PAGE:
17 June 2012

No, I am Not Being a Prude

Sometimes I utter a foul oath in frustration or anger, and someone who hears me waves a rhetorical finger, saying, "Aren't you a man of God?" or some such thing.  Leaving aside the option of saying ww are all 'children of God' and the odd assumption (given the endless parade of pastoral perverts) that clergy are natrually more prudish, I do think it is best for public people (clergy being only one form) not to employ coarse language in public.  Here's why:

A term that generally means jerk, but actually refers to a female sanitary device (I hate to be more explicit) has become a favorite among left leaning critics of the political order.  I ran into this morning in a piece about a Tulsa employer who is overtly rejecting non evangelicals as employees, which is an illegal form of discrimination.  He writes,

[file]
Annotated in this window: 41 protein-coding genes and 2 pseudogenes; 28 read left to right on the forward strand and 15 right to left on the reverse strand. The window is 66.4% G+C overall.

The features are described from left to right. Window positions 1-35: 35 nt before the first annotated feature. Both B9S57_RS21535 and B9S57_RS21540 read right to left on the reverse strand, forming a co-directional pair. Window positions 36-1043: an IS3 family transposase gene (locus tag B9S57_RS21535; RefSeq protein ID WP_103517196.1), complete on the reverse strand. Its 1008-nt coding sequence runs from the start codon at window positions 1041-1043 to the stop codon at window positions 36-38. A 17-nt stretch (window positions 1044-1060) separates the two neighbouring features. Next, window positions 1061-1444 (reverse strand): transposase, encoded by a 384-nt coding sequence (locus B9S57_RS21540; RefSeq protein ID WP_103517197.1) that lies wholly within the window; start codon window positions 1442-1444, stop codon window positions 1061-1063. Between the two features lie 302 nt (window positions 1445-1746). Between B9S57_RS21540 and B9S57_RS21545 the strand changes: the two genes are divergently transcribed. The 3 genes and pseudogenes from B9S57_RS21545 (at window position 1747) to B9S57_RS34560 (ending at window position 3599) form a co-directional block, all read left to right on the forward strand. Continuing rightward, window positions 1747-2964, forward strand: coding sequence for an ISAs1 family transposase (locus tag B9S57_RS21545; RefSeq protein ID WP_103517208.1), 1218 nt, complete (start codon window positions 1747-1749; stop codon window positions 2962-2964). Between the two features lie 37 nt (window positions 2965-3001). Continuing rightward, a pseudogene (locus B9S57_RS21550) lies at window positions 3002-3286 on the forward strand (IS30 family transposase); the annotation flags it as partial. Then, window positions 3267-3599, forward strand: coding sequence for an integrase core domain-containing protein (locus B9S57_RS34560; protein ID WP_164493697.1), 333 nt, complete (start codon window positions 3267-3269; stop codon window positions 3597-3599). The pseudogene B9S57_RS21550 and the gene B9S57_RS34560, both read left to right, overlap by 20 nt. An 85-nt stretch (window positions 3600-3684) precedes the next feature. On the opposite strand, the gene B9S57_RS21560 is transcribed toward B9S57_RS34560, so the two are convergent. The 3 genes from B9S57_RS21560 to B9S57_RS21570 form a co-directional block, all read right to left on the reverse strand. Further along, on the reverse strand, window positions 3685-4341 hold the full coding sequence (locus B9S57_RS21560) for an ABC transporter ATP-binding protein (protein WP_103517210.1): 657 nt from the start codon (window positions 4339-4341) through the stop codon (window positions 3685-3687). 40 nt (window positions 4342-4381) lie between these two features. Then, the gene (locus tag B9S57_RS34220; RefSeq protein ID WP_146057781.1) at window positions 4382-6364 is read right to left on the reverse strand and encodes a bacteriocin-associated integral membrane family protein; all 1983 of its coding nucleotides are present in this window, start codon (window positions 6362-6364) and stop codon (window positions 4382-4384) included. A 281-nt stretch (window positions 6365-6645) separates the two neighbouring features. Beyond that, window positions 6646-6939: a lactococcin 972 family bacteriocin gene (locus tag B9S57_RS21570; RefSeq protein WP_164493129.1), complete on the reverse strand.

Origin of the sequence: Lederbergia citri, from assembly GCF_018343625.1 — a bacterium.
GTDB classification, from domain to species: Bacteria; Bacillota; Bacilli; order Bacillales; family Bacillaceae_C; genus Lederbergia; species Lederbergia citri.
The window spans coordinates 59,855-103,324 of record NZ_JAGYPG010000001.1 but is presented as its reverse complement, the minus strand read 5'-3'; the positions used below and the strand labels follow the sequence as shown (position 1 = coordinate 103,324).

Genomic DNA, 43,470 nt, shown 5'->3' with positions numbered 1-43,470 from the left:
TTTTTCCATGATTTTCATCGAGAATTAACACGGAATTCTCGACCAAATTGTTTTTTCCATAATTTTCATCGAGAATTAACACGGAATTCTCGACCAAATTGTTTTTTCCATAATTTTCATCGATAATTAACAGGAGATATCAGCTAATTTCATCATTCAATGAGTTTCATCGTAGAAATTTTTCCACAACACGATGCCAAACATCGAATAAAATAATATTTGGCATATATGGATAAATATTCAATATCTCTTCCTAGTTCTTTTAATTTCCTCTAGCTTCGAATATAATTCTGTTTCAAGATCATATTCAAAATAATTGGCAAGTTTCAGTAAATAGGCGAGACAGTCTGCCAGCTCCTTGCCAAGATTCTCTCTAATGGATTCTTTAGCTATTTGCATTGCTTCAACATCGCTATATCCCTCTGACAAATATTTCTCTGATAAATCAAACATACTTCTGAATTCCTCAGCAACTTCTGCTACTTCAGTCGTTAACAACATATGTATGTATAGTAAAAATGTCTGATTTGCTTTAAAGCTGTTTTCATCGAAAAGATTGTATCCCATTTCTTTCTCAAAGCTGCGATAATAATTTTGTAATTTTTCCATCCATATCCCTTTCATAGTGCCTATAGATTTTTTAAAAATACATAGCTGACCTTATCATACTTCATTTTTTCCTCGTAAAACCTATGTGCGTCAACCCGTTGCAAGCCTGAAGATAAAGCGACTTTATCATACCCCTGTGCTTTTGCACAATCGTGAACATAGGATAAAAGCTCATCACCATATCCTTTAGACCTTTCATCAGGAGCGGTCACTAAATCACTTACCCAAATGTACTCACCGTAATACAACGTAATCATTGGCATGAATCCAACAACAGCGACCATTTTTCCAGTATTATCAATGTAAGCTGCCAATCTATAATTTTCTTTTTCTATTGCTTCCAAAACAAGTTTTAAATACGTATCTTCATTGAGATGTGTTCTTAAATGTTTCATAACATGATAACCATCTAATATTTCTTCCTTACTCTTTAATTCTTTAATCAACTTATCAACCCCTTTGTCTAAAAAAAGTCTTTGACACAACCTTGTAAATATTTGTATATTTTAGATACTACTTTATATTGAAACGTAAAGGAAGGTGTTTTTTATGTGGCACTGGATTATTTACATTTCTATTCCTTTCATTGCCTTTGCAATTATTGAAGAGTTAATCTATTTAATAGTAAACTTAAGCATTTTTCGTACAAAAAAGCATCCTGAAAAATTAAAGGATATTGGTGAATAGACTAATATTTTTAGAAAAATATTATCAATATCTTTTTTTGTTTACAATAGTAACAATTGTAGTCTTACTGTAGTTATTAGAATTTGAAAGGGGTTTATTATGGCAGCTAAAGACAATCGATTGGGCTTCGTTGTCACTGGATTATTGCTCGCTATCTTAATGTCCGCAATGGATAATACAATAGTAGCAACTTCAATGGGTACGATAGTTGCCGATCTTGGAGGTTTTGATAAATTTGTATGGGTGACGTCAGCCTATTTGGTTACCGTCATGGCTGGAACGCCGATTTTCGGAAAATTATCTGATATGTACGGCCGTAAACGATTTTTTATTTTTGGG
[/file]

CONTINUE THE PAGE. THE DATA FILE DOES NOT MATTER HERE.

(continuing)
"The idea that they can act with impunity toward the law by trumping the civil rights of others is typical of these Fundamentalists. Fortunately, for Mr. Wolfe, these particular douchebags acted in a way that ended up with them getting caught."

My problem is with the highlighted word, not the story itself.  And not because it is coarse, but because it is misogynistic. 

This week our esteemed speaker of the Michigan House of Representatives silenced a duly elected member for using the word 'vagina' on the floor.  She was literally ruled out of order and prohibited from speaking on the floor for a whole 24 hours because of her indecorous language.  Fortunately, there is a lovely uproar about  this.  Read the story here.

But how good are those on the left if they use the above term as an epithet?  I have heard it bandied about on "The Daily Show" and seen it in commentary on various news sites.  And that's only because other terms are still too coarse to be used in public discourse, two of the worst of which are also female centered words. 

Folks, it is time to listen to the lady and show a little RESPECT.  If the worst words we have to utter have something about women in them, we need better words...

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